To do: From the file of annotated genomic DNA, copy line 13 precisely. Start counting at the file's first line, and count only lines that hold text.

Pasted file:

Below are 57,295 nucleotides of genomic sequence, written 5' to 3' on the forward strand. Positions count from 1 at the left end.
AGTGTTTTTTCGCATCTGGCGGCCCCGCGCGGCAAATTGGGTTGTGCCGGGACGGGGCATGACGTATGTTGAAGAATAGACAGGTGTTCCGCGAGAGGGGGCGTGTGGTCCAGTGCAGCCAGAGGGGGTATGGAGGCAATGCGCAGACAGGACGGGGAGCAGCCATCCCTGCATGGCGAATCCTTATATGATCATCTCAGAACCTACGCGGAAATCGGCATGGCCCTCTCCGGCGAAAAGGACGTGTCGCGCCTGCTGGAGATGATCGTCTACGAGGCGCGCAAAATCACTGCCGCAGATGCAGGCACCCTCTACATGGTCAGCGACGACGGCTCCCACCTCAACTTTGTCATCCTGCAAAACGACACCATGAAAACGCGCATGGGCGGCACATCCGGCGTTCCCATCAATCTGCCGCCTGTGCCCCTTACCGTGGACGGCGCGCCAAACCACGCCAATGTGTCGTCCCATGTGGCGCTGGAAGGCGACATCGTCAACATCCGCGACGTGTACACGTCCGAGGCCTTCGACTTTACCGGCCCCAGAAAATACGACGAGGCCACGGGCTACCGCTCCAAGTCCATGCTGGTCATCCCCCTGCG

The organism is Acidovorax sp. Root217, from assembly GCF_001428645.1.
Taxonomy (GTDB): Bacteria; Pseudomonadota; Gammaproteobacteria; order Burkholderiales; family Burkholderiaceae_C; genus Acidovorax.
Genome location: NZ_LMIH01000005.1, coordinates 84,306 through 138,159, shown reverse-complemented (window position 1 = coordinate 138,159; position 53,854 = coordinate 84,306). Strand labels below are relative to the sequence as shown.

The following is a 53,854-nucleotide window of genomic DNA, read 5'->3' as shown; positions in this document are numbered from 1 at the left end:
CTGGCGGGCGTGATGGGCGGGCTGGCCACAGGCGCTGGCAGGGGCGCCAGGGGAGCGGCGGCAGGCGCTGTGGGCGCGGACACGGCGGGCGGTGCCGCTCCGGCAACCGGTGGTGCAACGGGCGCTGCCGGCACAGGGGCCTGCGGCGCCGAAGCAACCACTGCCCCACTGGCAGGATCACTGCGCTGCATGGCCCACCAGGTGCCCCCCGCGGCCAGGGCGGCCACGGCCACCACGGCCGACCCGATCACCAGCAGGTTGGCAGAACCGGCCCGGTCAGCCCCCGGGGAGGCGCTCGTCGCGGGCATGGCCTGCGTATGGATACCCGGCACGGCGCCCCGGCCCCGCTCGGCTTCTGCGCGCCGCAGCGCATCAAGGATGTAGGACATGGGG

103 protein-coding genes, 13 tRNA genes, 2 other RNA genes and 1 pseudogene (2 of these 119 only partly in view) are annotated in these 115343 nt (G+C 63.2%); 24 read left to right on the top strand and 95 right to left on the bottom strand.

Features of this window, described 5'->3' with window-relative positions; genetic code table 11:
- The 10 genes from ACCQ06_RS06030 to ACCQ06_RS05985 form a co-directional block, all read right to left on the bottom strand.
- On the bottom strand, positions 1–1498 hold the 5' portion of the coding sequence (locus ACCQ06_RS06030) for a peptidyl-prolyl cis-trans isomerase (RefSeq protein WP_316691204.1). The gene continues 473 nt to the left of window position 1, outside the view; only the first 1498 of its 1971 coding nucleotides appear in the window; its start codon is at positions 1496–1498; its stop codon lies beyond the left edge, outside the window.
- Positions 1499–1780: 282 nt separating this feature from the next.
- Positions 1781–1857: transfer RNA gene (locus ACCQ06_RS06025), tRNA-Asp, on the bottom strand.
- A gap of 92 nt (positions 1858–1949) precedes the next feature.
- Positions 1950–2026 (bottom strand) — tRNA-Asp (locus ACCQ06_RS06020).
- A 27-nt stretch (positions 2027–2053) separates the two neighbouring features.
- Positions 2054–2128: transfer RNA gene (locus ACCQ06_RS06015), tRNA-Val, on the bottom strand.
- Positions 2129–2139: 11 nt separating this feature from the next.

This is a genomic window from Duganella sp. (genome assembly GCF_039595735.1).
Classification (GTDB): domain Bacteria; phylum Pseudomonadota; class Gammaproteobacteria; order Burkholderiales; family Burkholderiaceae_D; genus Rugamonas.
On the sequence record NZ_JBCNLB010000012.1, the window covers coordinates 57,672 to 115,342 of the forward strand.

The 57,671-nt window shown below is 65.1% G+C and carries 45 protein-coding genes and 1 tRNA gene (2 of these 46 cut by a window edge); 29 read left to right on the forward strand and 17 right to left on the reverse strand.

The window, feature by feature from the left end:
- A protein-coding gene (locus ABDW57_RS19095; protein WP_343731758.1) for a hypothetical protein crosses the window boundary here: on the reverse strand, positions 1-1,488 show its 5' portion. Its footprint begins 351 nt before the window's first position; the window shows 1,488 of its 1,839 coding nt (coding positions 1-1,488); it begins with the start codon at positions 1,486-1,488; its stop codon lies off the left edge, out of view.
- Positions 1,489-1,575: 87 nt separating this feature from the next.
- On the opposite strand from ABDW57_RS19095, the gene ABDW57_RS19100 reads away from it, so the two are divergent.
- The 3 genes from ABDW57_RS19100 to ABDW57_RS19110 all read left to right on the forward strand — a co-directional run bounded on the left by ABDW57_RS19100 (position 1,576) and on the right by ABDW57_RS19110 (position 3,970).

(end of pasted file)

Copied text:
- Positions 1781–1857: transfer RNA gene (locus ACCQ06_RS06025), tRNA-Asp, on the bottom strand.